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36 Charter I September 2011
that international tourists plan to spend
$13.8 billion in Sydney and $7.5 billion in
Melbourne during 2011.
“What is encouraging is that despite the
exchange rate making a visit to Australia
more expensive, international tourists are still
intent on travelling here, which will be a real
boost for our domestic tourism sector at a
time when it is really needed,” he adds.
Mariani says that while Australians
travelling overseas is in double-digit growth,
the bigger problem is how do we manage
our domestic tourism? Domestic tourism
contributes to 75 per cent of industry
A 2008 study Through the Looking Glass
from Tourism Australia which explored the
habits of the Australian travel consumer, found
that Australians didn’t view local travel as a
true holiday destination. They typically viewed
international travel as the mark of a proper
holiday. “The reality is that our members
survive on domestic traffc as much as
international. There is an issue about how we
position Australia as a destination of choice to
our own market,” Mariani says.
The Tourism Forecasting Committee
reports that domestic visitors are forecast
to fall by 0.3 per cent to 259 million in 2011
which is a downward revision from the
growth of 0.6 per cent previously forecast in
“The weaker short-term outlook can be
linked to the effects of recent foods and
cyclones on travel, coupled with the sustained
strength of the Australian dollar and restrained
consumer spending,” Salt says.
Like many operators Hotels.com has
witnessed frst-hand how the continued
strength of the Australian dollar has made
international destinations incredibly attractive
to Australian travellers. The operators on the
front-line have to become more innovative and
engage with customers more aggressively to
keep them travelling domestically.
To support Australia’s domestic travel industry,
Hotels.com has focused heavily on providing
attractive accommodation deals and sales for
key Australian cities and leisure destinations.
They also offer a loyalty program, Welcome
Rewards, which offers one night free for every
10 nights stayed across over 65,000 hotels in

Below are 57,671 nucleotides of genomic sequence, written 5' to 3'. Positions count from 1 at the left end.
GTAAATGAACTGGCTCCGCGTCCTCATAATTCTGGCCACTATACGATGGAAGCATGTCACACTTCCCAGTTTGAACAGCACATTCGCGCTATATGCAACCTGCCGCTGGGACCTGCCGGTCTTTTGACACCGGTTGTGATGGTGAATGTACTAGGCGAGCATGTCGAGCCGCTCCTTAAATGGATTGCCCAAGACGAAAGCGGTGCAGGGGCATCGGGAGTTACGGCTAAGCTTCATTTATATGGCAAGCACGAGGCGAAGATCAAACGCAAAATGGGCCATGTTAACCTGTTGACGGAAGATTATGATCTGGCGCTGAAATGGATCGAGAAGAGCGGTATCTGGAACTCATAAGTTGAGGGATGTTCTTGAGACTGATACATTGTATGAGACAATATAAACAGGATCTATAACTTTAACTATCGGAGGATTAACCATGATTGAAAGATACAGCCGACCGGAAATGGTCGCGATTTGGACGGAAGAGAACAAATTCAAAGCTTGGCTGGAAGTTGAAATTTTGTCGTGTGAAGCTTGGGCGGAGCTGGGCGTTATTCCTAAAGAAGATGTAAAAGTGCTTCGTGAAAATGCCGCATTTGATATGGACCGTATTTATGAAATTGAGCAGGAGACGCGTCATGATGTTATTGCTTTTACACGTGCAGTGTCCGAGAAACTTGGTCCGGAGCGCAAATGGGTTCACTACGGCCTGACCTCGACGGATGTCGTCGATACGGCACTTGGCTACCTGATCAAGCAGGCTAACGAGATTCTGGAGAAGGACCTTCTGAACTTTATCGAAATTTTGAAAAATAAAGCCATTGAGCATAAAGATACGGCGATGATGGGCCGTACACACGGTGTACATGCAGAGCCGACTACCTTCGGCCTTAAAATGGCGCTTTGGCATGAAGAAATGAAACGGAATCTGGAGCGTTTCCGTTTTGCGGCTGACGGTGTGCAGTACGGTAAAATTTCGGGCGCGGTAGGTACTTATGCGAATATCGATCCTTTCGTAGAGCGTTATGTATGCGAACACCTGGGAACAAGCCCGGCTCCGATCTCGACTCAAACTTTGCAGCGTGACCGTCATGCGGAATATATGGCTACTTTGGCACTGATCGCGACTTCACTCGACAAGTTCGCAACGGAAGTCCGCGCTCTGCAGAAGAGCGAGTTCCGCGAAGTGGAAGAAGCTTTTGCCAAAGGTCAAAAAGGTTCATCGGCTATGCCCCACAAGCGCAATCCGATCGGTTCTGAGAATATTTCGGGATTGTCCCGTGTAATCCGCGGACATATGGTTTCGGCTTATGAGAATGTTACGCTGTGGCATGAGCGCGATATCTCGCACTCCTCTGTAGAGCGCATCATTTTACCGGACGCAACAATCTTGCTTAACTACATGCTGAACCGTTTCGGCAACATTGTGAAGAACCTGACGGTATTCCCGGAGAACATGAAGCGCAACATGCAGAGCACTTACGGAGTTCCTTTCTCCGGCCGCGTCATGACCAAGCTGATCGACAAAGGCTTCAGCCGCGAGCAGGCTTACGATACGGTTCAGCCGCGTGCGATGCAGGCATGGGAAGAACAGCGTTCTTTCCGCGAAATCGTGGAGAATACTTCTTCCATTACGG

Australia and worldwide.
“Hotels.com is also involved in Tourism
Australia’s No Leave, No Life program
which encourages Australians to holiday
domestically and embrace shorter trips so
they do not accumulate unused annual leave
days,” Svanstrom says.
Airfares are also a big factor in luring
Australian travelers offshore. “In 2009 we saw
prices to travel ex-Pacifc that we hadn’t seen
in years and as spending contracts we will
see more competitive pricing,” Mariani says.
On the positive non-US-centric side of the
world, Mariani highlights that offshore people
are not as obsessed with the value of their
currency like we are.
“If we look at the east we are experiencing
more a substitution of travel rather than a
drop off. There has been a massive surge
in visitation from Asia, China, Singapore,
Malaysia,” she says.
Figures on overseas arrivals released by
the ABS in July reveal that the Asian market
is Australia’s tourist salvation. China now
is one of our most valuable markets after
surpassing the previously lucrative Japanese
market in visitor numbers, nights stayed and
The China market has now moved into
third position by volume with more than
39,000 visitors in May 2011. It also holds the
number one position by value.
Salt adds while markets like the US are
contracting, eastern markets such as China
and India are where the growth will be
coming from in the next fve to 10 years.
“The future of the Australia tourism
sector is all about generating and creating
connectivity with the Asia markets,” he says.
The rising middle class in China has shown
that it is not cost-obsessed when travelling
and will pay for premium experiences that
they cannot get at home.
Salt adds the downturn provides the
industry with time to shift strategic weight
from the traditional areas to new areas of
“The challenge for our industry is to
embrace and grow these emerging markets
and to fnd new ways to attract our domestic
market back on-shore,” says Mariani.
THE CARBON TAX EFFECT
The tourism industry is also bracing itself
for a third major blow coming from the
impending carbon tax.
Research from audit frm BDO has revealed
that Australian tourism businesses face
electricity increases of 30 per cent or more,
with a signifcant impact on operators reliant
on diesel or aviation fuel who face a reduction
in their fuel tax credit of 18 per cent.
BDO head of sustainability, Dylan Byrne
says that under the proposed changes to
the fuel tax credit system, many operators
using diesel or aviation fuel faced real and
signifcant increases to their operating costs.
“There is an urban myth that the tourism
industry will only feel a slight impact from the
introduction of a carbon price, but the reality
is some of the proposals will have major
direct and indirect impacts on the costs
Despite the exchange rate making a visit
to Australia more expensive, international
tourists are still intent on travelling here
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